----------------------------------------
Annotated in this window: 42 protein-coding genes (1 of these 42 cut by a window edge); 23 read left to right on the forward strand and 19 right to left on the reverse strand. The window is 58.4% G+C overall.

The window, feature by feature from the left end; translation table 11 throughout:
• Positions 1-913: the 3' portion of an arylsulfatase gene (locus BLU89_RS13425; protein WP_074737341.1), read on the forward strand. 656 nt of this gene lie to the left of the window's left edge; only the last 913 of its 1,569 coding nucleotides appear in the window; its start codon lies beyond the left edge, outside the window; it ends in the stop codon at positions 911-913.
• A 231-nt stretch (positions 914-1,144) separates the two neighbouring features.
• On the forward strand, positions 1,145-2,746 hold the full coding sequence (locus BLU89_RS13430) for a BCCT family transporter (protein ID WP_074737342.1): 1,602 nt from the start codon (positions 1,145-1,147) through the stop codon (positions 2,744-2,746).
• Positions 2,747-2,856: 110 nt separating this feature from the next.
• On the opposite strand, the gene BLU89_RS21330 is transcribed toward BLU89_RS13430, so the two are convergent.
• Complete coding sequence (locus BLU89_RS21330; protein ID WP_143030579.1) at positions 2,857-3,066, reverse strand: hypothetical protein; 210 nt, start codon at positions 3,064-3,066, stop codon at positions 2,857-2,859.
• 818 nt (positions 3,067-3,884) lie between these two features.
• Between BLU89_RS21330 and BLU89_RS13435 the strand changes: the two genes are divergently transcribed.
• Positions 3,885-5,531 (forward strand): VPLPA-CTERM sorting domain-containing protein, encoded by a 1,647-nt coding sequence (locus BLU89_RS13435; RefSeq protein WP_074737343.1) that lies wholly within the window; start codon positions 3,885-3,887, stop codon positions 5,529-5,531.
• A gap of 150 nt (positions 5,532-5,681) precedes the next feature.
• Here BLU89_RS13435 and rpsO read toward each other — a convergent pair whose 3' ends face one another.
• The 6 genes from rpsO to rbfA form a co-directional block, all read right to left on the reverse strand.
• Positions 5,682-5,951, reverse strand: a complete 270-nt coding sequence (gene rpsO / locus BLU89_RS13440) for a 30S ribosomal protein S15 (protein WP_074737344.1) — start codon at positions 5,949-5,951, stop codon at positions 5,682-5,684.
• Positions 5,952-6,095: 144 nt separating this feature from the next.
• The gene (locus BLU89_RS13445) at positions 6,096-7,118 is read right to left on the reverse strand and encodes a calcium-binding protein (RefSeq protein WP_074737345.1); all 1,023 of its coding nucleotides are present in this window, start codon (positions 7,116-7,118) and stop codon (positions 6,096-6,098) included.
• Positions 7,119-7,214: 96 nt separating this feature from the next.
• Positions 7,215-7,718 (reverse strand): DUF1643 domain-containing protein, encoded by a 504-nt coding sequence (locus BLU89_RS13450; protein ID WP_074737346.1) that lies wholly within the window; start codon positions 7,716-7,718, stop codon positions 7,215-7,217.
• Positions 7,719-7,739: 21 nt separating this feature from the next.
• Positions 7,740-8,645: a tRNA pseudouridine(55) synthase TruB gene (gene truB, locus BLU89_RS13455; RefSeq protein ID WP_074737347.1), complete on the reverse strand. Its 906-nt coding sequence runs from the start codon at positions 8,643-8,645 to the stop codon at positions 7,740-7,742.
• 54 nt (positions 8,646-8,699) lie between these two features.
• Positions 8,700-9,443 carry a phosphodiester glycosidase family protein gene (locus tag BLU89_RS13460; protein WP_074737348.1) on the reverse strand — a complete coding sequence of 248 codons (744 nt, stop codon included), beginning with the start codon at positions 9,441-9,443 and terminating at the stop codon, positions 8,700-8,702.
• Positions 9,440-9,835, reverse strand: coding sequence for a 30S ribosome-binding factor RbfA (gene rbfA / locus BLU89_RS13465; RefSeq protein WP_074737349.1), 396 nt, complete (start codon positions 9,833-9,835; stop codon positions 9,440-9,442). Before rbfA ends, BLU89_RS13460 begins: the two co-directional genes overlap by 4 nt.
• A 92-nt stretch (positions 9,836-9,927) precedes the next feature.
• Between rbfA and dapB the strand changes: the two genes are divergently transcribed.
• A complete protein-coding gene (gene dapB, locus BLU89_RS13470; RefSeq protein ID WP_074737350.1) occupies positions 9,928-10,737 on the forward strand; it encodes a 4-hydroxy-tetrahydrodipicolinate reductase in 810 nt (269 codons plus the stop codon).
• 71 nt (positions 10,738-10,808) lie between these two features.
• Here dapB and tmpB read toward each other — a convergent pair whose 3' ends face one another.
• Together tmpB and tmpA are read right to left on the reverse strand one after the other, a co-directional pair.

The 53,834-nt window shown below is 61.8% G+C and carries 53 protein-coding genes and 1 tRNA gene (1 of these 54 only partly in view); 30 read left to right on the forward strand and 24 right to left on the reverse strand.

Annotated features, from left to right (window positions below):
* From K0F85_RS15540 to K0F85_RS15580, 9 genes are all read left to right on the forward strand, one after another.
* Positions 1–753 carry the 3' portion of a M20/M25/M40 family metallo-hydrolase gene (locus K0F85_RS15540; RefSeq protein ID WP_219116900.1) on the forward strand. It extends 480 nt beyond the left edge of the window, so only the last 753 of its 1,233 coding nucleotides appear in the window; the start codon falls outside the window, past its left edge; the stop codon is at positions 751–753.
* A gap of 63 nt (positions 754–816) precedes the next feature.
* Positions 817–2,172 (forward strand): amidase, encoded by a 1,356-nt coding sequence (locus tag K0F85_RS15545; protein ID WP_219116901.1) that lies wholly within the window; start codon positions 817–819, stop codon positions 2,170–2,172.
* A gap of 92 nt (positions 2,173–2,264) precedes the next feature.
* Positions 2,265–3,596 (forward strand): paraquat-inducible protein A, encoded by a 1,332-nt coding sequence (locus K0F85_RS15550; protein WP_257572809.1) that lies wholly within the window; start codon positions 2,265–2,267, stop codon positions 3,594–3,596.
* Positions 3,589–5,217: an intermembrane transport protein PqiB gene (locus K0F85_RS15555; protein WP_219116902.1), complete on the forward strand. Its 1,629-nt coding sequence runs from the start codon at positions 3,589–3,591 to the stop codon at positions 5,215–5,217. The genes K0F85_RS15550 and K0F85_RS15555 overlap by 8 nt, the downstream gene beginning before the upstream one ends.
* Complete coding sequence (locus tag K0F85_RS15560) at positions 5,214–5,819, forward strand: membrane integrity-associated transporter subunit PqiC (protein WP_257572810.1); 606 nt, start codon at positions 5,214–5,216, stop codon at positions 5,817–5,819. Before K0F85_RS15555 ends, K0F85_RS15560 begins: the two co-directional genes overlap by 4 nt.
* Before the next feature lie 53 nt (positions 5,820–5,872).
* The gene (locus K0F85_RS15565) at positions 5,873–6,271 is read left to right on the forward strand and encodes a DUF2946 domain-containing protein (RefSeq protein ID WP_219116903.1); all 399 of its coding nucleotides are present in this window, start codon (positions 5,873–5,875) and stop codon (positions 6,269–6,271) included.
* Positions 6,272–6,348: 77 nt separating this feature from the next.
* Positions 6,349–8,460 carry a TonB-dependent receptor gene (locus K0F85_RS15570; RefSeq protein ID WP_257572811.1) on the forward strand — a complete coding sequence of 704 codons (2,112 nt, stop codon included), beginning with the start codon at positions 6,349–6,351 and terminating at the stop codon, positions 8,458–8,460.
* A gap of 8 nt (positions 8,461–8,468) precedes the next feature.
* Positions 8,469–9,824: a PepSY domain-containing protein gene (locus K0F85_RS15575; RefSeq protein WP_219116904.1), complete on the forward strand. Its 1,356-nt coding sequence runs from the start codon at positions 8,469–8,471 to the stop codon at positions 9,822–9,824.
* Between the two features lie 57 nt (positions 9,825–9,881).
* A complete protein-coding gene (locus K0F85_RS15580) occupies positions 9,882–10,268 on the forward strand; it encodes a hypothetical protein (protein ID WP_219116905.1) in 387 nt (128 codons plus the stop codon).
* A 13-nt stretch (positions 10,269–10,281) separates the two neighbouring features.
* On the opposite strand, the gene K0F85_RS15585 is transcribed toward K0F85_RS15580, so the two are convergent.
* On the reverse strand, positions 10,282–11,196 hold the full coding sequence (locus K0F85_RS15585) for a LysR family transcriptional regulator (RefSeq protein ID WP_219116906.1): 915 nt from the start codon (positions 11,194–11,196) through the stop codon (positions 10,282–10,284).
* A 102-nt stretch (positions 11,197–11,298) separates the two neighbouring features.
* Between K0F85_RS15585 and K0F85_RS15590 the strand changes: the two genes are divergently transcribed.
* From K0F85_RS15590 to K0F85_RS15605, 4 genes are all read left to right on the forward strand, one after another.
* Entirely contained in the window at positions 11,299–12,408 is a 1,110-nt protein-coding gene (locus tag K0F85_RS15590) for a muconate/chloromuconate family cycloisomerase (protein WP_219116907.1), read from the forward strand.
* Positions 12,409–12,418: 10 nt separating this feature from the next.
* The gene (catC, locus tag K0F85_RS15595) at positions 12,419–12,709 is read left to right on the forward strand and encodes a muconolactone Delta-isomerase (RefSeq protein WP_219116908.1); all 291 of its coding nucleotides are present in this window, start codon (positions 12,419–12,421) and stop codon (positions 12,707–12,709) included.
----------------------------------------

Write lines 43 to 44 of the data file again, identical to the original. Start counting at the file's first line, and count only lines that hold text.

* Positions 6,272–6,348: 77 nt separating this feature from the next.
* Positions 6,349–8,460 carry a TonB-dependent receptor gene (locus K0F85_RS15570; RefSeq protein ID WP_257572811.1) on the forward strand — a complete coding sequence of 704 codons (2,112 nt, stop codon included), beginning with the start codon at positions 6,349–6,351 and terminating at the stop codon, positions 8,458–8,460.